ROU_Xenophobe: I'm sorry if I offended you, that wasn't my intent. I agree with you; the idea that individuals have certain human rights is not difficult to grasp; I'm trying to figure out how you enforce those rights by either legal means, or as you suggest, otherwise, by invading a sovereign boundary and pointing guns at people in order to force recognition of human rights, maybe blow some stuff up. If you seriously believe that such a method of enforcement is the way to go, keep talking, I'm interested in what you have to say. But since the underlying action is an action of self-governance, albeit, in most of our opinions, horribly misguided, this is an issue that ultimately the Cherokee people themselves have to remedy. What I'm interested in is how non-members can affect change without infringing the sovereign right of the tribe to govern itself; self-governance is a whole separate human rights issue. Many indigenous people around the world are still fighting for basic rights to govern themselves; you're suggesting that once that right is obtained and exercised, that right ought to be infringed when other human rights are infringed by the people in control. That's a perfectly acceptable argument; I'm just interested in how you justify it legally, without more serious ramifications to the tribe in the long run. I suspect that I may be thinking about the problem with too much absolutism, or maybe not enough.
posted by Dr. Zira at 7:49 AM on March 5, 2007


[In other words, what palmcorder_yajna said.]
posted by Dr. Zira at 7:58 AM on March 5, 2007


DW, I want desperately to write my congresscritter. I do, I do. But it's tricky thing, as you well know. How can I demand Federal action with regard to this, without also asking the fed to disregard tribal sovereignty?

The Cherokee are still beholden to the BIA, despite the casino money. Congress controls appropriations to them.
posted by dw at 8:14 AM on March 5, 2007


fourcheesemac - you're interested in specificity, history, and "the sins of the fathers", fair enough; I'm interested in general truths about human beings which support the understanding that we're all the same - and I think I see an example in this post - whichever words or concepts we might use to separate people into groups, all have perpetrated injustice; and at it's root, injustice is not driven not by history, culture, or learned behavior but by the same human nature that's common to us all.
posted by scheptech at 8:18 AM on March 5, 2007


It's easy for me, because I don't much care about sovereignty. As far as I care, tribes, nations, countries, cities, whatever don't have rights. Only individual people do, and they usually hold them against their tribe, nation, country, city, or whatever.

What I would do if I were God-Emperor of America, which I'm not yet, is just revoke the Cherokee casino licenses, either de jure or de facto using Congress's power to regulate trade with Indian nations.

If it were somehow an option, I would much rather live in a world where every time a polity tried to kick out its blacks or Jews or whatever, or every time a state tried to prevent homosexuals from enjoying full civil rights, an angel of the Lord (or a drone from Special Circumstances if you'd rather) would appear in midair with a flaming sword to strike down everyone who proposed, voted for, or was complicit in such a terrible wickedness, than live in this crappy, broken one.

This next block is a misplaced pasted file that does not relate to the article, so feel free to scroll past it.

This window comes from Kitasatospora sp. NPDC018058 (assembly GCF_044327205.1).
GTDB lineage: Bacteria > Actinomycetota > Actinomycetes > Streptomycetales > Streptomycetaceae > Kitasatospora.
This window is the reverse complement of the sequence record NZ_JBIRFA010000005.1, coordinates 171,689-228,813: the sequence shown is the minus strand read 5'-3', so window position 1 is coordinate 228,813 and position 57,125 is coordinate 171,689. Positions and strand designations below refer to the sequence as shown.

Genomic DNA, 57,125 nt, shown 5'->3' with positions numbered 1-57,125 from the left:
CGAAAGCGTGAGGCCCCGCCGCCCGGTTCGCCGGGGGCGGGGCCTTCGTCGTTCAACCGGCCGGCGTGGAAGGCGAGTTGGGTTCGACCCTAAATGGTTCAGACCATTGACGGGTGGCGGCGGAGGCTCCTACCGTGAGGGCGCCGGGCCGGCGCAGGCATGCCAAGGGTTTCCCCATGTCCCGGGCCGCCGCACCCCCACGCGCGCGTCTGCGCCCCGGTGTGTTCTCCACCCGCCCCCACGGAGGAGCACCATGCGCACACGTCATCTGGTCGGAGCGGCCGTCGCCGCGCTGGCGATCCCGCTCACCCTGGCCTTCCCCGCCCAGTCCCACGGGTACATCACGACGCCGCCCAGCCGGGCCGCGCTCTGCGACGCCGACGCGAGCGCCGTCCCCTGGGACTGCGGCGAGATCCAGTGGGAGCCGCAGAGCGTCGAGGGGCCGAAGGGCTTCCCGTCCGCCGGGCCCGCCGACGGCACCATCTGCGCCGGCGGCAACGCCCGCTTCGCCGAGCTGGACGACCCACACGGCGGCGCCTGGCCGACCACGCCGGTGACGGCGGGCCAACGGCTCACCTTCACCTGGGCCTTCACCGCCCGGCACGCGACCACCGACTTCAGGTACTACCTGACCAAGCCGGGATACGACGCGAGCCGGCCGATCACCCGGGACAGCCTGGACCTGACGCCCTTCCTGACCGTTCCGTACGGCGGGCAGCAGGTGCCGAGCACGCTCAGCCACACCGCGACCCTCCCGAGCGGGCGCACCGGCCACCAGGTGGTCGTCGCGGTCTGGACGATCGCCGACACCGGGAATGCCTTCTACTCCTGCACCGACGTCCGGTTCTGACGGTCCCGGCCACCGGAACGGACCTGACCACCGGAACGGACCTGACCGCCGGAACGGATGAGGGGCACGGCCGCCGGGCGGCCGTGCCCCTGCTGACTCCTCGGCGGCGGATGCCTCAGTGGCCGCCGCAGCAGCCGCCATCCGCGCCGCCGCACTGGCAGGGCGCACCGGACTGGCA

posted by ROU_Xenophobe at 9:24 AM on March 5, 2007


> One day genetic testing will be so cheap that they will have booths in the mall where you pay $1,
> get a pin prick in your finger, and a few minutes later it spits out an analysis along with a world map
> showing us where our ancestors came from. A lot of us are in for some surprises.

Like all carny sideshows and Sister-Sarah palmreaders, this kind will tell the customers whatever they want to hear. I'm descended from that guy in the silver suit in The Day the Earth Stood Still (several pix of him and grandma here) and I expect to have that confirmed. Elegant deskjet-printed certificate $5 extra.

posted by jfuller at 11:53 AM on March 5, 2007


Late to the party, and dw and Dr. Zira have had the insider's perspective down, but I'll throw in a couple of things. First, a targeted African-American boycott might do damage in Tulsa, but freedman kind of are the African-American population elsewhere in Eastern Oklahoma. (The Tahlequah casino is in Cherokee County, 1.2% African-American in the 2000 census; Roland is in 1.8% African-American Sequoyah County.)
Also, the important thing to remember about Chief Chad Smith is that he's not his predecessor, the hilariously corrupt Chief Joe Byrd (noted for, among other things, ordering the BIA to arrest the tribal police and conducting an armed purge of the tribal judiciary). Wikipedia covers the events here, although this appears to be less a wikipedia article and more someone's book report.
posted by ormondsacker at 1:21 PM on March 5, 2007


and at it's root, injustice is not driven not by history, culture, or learned behavior but by the same human nature that's common to us all.

I respect your right to disagree about what's important, but "driven by" is an inexact metaphor when we are talking about specific, exact, and uncompensated acts of genocide.